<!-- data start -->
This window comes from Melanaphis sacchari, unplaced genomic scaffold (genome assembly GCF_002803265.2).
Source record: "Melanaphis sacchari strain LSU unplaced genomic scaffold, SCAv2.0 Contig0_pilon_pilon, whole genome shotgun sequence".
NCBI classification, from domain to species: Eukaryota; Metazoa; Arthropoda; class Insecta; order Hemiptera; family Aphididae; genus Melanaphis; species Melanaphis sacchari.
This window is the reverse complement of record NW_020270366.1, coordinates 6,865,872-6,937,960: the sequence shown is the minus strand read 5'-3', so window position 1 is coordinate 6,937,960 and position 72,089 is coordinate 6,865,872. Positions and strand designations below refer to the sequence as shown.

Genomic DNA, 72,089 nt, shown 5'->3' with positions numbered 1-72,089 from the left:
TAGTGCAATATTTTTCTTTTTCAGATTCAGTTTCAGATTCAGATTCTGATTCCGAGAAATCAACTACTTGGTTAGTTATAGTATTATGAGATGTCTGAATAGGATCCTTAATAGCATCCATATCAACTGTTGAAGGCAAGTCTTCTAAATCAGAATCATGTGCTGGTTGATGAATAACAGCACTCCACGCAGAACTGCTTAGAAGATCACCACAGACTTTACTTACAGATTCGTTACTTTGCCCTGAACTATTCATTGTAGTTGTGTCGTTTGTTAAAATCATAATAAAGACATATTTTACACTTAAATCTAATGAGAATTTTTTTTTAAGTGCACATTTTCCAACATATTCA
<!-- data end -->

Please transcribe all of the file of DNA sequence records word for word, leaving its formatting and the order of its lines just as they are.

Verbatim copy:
This window comes from Melanaphis sacchari, unplaced genomic scaffold (genome assembly GCF_002803265.2).
Source record: "Melanaphis sacchari strain LSU unplaced genomic scaffold, SCAv2.0 Contig0_pilon_pilon, whole genome shotgun sequence".
NCBI classification, from domain to species: Eukaryota; Metazoa; Arthropoda; class Insecta; order Hemiptera; family Aphididae; genus Melanaphis; species Melanaphis sacchari.
This window is the reverse complement of record NW_020270366.1, coordinates 6,865,872-6,937,960: the sequence shown is the minus strand read 5'-3', so window position 1 is coordinate 6,937,960 and position 72,089 is coordinate 6,865,872. Positions and strand designations below refer to the sequence as shown.

Genomic DNA, 72,089 nt, shown 5'->3' with positions numbered 1-72,089 from the left:
TAGTGCAATATTTTTCTTTTTCAGATTCAGTTTCAGATTCAGATTCTGATTCCGAGAAATCAACTACTTGGTTAGTTATAGTATTATGAGATGTCTGAATAGGATCCTTAATAGCATCCATATCAACTGTTGAAGGCAAGTCTTCTAAATCAGAATCATGTGCTGGTTGATGAATAACAGCACTCCACGCAGAACTGCTTAGAAGATCACCACAGACTTTACTTACAGATTCGTTACTTTGCCCTGAACTATTCATTGTAGTTGTGTCGTTTGTTAAAATCATAATAAAGACATATTTTACACTTAAATCTAATGAGAATTTTTTTTTAAGTGCACATTTTCCAACATATTCA